LATEST: Morocco "denounces and rejects" UN recommendations
Morocco reacts furiously to a UN Treaty Body recommending the country to respect the Saharawi people's rights to self-determination and natural resources.
Published: 16.10 - 2015 13:40Printer version    
Earlier this week, the UN Committee for Economic, Social and Cultural Rights had published its conclusions after having reviewed Morocco's compliance with those rights. The Committee had called on Morocco to find a solution for the Western Sahara conflict that respects the Saharawi people's right to self-determination, and had furthermore stressed the Saharawis' right to dispose of their resources.

That did not go down well in Rabat. The Moroccan government has today around noon published a 10-page long document in which they "denounce and reject the askew and partial approach adopted in drafting the observations and recommendations of the Committee". The document can also be downloaded from OHCHR.org] Moroccan government even accuses the Committee - which is comprised of 18 independent experts in international law - of having drafted its conclusion before the debates with Morocco ever took place.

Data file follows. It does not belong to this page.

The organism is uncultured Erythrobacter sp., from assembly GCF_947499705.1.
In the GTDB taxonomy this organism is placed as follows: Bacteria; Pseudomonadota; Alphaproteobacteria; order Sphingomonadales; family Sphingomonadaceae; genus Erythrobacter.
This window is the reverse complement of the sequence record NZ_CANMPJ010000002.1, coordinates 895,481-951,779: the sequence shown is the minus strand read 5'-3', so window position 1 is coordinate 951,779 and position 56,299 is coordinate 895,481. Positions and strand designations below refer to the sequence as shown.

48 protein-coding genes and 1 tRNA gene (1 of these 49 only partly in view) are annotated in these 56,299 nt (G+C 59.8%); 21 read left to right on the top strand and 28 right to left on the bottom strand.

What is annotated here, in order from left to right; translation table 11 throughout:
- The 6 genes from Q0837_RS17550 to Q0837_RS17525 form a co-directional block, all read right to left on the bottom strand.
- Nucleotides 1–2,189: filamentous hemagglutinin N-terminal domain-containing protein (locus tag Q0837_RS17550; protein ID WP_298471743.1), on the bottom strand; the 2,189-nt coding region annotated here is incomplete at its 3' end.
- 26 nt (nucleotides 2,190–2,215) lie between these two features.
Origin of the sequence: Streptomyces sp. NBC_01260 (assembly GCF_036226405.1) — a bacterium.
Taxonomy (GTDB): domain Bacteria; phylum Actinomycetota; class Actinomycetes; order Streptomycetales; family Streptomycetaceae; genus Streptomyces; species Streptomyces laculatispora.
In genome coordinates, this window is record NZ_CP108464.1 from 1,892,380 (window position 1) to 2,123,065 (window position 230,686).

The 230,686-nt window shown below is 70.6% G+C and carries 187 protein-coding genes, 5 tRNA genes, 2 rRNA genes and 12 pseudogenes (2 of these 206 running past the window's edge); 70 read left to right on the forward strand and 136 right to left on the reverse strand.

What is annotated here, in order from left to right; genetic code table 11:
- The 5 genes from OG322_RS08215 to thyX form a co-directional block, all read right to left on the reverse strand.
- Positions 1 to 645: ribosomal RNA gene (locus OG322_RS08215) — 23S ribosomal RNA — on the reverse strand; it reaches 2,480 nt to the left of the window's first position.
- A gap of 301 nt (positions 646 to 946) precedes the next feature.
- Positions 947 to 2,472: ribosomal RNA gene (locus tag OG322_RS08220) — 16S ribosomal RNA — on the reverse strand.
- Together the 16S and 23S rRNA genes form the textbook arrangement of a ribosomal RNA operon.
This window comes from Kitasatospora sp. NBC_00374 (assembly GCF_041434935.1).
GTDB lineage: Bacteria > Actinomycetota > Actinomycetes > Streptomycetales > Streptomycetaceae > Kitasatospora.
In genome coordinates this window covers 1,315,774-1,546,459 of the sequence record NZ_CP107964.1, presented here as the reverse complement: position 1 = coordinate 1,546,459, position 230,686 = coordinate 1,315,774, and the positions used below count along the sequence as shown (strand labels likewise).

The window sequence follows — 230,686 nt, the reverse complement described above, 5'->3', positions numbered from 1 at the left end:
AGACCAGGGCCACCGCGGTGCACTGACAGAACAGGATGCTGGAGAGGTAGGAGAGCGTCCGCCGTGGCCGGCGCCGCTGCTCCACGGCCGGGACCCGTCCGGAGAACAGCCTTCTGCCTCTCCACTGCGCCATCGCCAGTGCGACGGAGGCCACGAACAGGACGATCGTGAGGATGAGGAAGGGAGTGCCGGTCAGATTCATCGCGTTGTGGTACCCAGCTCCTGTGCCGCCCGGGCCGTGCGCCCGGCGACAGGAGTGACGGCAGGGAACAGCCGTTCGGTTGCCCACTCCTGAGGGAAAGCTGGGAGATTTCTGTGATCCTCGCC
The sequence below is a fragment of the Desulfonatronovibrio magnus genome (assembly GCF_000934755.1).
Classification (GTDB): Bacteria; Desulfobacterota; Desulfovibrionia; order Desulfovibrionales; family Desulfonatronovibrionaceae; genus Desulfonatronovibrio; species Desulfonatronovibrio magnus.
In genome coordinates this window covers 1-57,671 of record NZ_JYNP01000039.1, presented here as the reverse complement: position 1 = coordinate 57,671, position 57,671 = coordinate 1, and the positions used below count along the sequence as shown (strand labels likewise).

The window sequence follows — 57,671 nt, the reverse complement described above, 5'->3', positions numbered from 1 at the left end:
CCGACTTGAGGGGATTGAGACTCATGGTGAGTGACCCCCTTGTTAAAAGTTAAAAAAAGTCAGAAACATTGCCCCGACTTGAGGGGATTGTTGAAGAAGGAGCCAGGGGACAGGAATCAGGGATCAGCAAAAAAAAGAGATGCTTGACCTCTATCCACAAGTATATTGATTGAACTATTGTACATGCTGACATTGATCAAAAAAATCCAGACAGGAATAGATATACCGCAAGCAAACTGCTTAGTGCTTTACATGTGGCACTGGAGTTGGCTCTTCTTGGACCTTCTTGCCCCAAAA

"These observations indicate flagrant partiality and bias concerning a number of issues, namely, dealing with the artificial regional dispute over the Moroccan Sahara which reflects only and surprisingly political stands passed on by other hostile parties to Morocco's territorial integrity", the report reads.

The report contains three pages that attempt to counter the Committee's recommendations with regard to the Saharawi people's right to self-determination and natural resources. The Moroccan authorities demand clarifications from the Committee with regard to paragraphs 6, 7 and 8 of the Committee's Concluding Observations - not coincidently the three paragraphs that deal with Western Sahara.